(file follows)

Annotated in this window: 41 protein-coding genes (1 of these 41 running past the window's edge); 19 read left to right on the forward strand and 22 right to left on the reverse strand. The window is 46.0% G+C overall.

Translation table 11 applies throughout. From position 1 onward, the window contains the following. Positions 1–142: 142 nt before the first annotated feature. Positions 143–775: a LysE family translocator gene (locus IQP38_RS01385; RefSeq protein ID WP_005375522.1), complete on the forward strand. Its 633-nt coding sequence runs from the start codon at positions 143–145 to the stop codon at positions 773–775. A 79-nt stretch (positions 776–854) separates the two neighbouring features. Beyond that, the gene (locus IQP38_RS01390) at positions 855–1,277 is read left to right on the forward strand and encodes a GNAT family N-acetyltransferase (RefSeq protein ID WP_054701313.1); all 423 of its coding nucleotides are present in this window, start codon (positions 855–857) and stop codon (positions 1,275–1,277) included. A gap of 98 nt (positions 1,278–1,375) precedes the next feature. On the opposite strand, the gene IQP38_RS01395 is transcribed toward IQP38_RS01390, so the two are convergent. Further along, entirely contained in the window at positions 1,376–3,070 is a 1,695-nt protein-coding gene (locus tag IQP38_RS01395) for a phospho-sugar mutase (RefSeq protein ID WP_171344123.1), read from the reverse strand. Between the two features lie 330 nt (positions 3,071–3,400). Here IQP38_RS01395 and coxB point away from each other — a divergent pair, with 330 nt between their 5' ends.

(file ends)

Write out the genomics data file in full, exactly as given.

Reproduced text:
Annotated in this window: 41 protein-coding genes (1 of these 41 running past the window's edge); 19 read left to right on the forward strand and 22 right to left on the reverse strand. The window is 46.0% G+C overall.

Translation table 11 applies throughout. From position 1 onward, the window contains the following. Positions 1–142: 142 nt before the first annotated feature. Positions 143–775: a LysE family translocator gene (locus IQP38_RS01385; RefSeq protein ID WP_005375522.1), complete on the forward strand. Its 633-nt coding sequence runs from the start codon at positions 143–145 to the stop codon at positions 773–775. A 79-nt stretch (positions 776–854) separates the two neighbouring features. Beyond that, the gene (locus IQP38_RS01390) at positions 855–1,277 is read left to right on the forward strand and encodes a GNAT family N-acetyltransferase (RefSeq protein ID WP_054701313.1); all 423 of its coding nucleotides are present in this window, start codon (positions 855–857) and stop codon (positions 1,275–1,277) included. A gap of 98 nt (positions 1,278–1,375) precedes the next feature. On the opposite strand, the gene IQP38_RS01395 is transcribed toward IQP38_RS01390, so the two are convergent. Further along, entirely contained in the window at positions 1,376–3,070 is a 1,695-nt protein-coding gene (locus tag IQP38_RS01395) for a phospho-sugar mutase (RefSeq protein ID WP_171344123.1), read from the reverse strand. Between the two features lie 330 nt (positions 3,071–3,400). Here IQP38_RS01395 and coxB point away from each other — a divergent pair, with 330 nt between their 5' ends.